Age Guidelines

Participants age 16 & 17: May participate in fixed-date group itineraries if accompanied by a parent or legal guardian.

Participants age 15: May only participate in private climbs and must be accompanied by a parent or legal guardian.

We do not accept participants under 15 years old due to insurance and liability reasons.

Climber to Guide Ratio

We aspire to lead summit attempts on Mount Baker at a 4 to 1 climber to guide ratio.

Minimum Participants

Please note that a minimum of two participants is required to guarantee each departure at the advertised price.

Travel Insurance

We highly recommend that all participants consider travel and trip cancellation insurance after making a deposit. Travel insurance offers the best protection in the event of a sudden, unexpected illness, an injury prior to or while traveling, or a possible family emergency.

If you choose not to purchase insurance, you assume full responsibility for any expenses incurred in the event of a medical emergency and/or evacuation, as well as for trip cancellation, interruption, lost luggage, etc. Northwest Alpine Guides does not insure you against these risks. We ask that you consult your travel insurance carrier directly with questions.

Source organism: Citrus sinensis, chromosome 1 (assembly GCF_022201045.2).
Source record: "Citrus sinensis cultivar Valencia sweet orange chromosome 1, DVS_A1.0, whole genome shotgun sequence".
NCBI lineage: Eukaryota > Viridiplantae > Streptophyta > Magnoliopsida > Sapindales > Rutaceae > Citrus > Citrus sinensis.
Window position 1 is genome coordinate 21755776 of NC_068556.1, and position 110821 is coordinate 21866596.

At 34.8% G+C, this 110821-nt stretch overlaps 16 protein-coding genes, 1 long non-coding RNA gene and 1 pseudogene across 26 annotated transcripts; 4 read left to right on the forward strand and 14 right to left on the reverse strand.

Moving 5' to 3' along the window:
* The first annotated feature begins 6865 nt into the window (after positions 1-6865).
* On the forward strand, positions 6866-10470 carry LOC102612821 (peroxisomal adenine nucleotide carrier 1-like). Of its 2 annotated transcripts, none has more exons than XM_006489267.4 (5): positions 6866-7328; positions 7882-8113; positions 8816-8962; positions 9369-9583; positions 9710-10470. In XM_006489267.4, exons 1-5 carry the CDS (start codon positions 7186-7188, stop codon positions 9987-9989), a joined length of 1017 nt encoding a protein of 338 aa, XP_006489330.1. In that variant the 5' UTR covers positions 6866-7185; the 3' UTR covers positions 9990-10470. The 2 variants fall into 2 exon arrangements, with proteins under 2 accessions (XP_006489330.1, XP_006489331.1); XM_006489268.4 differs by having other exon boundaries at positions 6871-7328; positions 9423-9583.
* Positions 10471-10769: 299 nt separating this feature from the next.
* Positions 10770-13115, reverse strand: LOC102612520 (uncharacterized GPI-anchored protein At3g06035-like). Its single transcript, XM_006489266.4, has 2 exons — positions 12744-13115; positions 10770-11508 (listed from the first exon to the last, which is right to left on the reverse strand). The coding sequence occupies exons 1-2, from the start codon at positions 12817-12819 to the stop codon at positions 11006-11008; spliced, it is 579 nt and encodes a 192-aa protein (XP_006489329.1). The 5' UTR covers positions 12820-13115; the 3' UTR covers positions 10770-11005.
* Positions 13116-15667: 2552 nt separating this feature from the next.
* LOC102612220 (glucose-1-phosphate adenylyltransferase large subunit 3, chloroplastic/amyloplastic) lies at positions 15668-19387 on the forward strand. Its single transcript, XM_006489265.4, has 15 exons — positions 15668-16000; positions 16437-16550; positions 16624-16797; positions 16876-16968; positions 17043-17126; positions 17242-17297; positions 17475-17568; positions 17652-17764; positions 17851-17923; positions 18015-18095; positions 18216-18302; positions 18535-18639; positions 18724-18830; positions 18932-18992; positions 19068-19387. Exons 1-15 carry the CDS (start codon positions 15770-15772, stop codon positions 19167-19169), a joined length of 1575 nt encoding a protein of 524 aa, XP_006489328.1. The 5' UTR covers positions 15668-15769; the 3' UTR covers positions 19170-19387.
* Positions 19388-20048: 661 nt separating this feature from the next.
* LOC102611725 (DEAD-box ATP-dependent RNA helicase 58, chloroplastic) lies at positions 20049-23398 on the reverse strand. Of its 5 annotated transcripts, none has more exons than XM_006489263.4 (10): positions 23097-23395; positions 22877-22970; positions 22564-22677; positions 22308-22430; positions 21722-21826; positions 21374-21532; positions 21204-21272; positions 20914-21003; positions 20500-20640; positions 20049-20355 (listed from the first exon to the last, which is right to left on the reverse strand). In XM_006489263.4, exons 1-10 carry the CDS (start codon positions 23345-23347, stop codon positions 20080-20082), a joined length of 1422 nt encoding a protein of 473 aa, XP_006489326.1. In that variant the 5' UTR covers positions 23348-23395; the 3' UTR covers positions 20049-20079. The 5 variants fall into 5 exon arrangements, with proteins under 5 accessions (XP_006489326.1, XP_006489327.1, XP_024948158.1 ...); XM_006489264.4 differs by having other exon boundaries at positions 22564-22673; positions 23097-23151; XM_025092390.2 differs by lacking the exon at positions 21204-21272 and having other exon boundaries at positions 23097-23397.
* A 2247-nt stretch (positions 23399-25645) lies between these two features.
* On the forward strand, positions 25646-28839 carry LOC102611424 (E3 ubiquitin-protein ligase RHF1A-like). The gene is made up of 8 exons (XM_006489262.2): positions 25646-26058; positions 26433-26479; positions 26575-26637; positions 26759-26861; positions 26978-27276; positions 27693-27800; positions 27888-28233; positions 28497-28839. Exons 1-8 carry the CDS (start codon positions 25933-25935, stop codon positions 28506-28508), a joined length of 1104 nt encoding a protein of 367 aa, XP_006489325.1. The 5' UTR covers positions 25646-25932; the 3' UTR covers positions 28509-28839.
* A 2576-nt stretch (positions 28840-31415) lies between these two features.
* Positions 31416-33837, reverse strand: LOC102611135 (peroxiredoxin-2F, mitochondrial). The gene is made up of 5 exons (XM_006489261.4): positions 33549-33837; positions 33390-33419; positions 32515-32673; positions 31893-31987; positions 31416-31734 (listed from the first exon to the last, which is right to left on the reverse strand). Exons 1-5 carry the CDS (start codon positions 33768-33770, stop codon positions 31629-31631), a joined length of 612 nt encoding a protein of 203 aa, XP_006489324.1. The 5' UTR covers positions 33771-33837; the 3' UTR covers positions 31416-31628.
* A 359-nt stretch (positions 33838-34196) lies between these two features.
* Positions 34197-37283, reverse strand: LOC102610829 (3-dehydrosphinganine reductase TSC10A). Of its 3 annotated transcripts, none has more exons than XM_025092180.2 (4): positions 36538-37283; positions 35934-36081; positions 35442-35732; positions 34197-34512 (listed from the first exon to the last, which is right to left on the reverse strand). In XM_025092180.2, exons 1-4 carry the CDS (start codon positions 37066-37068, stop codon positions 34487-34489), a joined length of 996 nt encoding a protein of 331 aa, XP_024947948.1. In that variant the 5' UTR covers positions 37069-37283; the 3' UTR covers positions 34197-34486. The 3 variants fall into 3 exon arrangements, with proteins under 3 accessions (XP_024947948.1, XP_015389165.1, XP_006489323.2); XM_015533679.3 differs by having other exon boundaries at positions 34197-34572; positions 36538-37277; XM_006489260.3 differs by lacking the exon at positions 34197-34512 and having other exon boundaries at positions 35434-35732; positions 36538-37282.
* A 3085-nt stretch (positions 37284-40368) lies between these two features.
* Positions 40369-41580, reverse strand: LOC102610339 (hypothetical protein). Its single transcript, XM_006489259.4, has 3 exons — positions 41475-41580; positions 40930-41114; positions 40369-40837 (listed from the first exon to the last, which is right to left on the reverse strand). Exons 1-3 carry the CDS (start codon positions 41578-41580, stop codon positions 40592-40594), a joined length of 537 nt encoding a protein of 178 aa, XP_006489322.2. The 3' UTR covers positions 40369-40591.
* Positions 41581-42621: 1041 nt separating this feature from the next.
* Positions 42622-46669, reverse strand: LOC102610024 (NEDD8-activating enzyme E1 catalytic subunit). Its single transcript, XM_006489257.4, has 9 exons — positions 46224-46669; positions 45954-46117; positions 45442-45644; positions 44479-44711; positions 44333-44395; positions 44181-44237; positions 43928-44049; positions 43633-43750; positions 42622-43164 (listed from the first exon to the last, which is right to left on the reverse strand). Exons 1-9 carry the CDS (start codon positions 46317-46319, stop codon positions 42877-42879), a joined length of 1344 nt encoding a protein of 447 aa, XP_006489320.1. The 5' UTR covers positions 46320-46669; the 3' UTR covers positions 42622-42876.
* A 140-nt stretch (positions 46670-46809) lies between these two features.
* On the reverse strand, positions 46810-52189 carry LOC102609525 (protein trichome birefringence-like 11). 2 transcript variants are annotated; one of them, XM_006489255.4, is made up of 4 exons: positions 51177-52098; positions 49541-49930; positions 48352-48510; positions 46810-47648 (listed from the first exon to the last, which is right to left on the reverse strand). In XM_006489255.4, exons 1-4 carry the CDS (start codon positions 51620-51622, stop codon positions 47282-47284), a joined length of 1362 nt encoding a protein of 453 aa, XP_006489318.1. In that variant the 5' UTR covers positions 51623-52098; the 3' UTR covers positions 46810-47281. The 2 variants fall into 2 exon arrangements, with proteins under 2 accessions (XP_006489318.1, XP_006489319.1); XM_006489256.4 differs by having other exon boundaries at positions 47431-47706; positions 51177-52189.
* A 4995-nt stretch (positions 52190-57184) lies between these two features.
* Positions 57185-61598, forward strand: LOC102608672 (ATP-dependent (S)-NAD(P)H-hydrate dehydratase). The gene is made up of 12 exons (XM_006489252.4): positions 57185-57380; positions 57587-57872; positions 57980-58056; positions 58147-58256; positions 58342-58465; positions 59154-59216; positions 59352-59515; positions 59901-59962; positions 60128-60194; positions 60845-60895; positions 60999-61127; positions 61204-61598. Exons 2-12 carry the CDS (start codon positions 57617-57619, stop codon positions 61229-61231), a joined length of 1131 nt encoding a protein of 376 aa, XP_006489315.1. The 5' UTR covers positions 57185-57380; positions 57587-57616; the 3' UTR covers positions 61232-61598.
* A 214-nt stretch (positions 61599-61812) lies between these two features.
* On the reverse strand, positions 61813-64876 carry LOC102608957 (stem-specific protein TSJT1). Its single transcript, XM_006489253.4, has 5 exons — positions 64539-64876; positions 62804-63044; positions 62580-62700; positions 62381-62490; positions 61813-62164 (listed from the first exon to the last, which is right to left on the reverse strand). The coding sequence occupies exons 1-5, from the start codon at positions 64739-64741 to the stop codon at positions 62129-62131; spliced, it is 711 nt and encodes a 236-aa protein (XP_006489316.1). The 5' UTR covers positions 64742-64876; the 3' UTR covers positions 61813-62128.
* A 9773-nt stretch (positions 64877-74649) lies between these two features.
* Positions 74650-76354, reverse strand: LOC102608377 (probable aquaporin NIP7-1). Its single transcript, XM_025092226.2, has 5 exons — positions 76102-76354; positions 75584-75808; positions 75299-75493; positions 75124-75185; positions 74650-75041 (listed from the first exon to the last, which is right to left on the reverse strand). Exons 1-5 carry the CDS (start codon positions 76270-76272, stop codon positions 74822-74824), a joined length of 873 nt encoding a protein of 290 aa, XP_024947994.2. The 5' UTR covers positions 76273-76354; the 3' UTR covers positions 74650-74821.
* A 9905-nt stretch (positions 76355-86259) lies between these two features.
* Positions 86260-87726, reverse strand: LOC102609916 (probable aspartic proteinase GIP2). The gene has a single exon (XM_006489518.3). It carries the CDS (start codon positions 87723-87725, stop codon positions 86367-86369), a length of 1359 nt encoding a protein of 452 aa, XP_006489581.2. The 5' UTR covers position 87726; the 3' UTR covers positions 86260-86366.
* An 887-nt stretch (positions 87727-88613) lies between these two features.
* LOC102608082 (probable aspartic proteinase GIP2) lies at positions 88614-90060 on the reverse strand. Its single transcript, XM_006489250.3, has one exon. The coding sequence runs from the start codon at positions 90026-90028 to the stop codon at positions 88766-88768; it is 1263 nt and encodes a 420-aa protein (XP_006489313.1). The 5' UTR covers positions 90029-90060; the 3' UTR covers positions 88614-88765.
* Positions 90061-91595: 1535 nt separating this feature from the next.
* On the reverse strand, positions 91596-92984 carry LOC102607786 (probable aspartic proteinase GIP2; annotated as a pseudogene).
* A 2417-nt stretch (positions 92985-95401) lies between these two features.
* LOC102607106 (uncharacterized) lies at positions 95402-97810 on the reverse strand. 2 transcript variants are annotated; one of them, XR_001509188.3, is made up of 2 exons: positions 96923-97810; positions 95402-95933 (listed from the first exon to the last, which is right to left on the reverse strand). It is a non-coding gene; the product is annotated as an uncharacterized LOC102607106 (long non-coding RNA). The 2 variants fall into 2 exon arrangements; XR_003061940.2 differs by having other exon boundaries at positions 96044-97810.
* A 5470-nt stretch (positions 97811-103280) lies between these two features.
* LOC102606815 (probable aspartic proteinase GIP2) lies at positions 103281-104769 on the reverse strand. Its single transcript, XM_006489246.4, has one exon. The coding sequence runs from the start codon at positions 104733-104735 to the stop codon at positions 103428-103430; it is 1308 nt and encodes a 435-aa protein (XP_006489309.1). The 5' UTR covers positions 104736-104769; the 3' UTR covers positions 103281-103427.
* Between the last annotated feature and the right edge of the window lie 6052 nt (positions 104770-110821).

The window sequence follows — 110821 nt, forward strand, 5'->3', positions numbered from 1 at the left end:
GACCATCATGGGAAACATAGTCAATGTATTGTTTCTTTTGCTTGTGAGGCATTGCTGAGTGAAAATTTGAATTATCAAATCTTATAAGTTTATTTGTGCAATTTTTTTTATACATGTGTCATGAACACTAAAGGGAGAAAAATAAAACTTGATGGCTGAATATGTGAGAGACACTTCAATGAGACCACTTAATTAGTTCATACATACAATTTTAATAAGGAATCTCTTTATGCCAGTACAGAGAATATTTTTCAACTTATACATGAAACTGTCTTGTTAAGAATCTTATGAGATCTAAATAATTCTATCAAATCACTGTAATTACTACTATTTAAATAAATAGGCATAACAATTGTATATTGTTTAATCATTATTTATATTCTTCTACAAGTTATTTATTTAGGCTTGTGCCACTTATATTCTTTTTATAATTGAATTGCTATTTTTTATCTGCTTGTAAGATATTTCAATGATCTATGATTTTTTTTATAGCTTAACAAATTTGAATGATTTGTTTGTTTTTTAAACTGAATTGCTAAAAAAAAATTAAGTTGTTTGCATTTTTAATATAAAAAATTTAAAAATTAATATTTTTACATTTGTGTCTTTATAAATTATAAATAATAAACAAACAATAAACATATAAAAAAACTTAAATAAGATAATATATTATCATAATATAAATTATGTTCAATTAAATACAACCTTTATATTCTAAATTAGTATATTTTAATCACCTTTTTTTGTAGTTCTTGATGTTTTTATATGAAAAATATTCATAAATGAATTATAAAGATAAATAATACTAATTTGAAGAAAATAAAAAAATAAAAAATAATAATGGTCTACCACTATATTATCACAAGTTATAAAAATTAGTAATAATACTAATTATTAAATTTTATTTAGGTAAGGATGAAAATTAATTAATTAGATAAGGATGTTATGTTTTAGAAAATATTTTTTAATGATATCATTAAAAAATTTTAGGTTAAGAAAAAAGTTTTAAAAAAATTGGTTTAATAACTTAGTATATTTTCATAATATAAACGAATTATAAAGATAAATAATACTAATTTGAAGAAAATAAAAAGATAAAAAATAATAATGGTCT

For more info about current coverage plans and quotes please visit.

Ripcord Rescue Travel Insurance

Travel, evacuation and rescue coverage designed for adventure travelers.

For a quote, or to purchase travel insurance, please click this link Ripcord Rescue Travel Insurance™

  • Waiv­er for pre-exist­ing con­di­tions (must be pur­chased with­in 14 days of trip deposit)
  • Option­al ​“Can­cel for Any Rea­son” cov­er­age (must be pur­chased with­in 14 days of trip deposit)

Global Rescue

We recommend Signature Travel Insurance. For travel insurance or Global Rescue membership.

For a quote, or to purchase travel insurance, please click this link Global Rescue

Date Changes

Date changes may be requested at any time up to 45 days prior to your departure date for a $100.00 fee per person. Date changes are subject to availability and apply only to the current climbing season. No date changes allowed less than 45 days before departure.

Cancellations

Since departures require a minimum number of participants, Northwest Alpine Guides must adhere to a stringent refund policy. The policy is intended to protect participants who have otherwise committed time and resources to the departure. Please read our Online Reservation for Terms and Conditions.

MEALS

During the Mount Baker Ski Glacier Mountaineering Course, Northwest Alpine Guides will provide group meals consisting of four (4) breakfasts and four (4) dinners. You will need to provide your own lunch and snack food on the mountain.

Mountain Lunches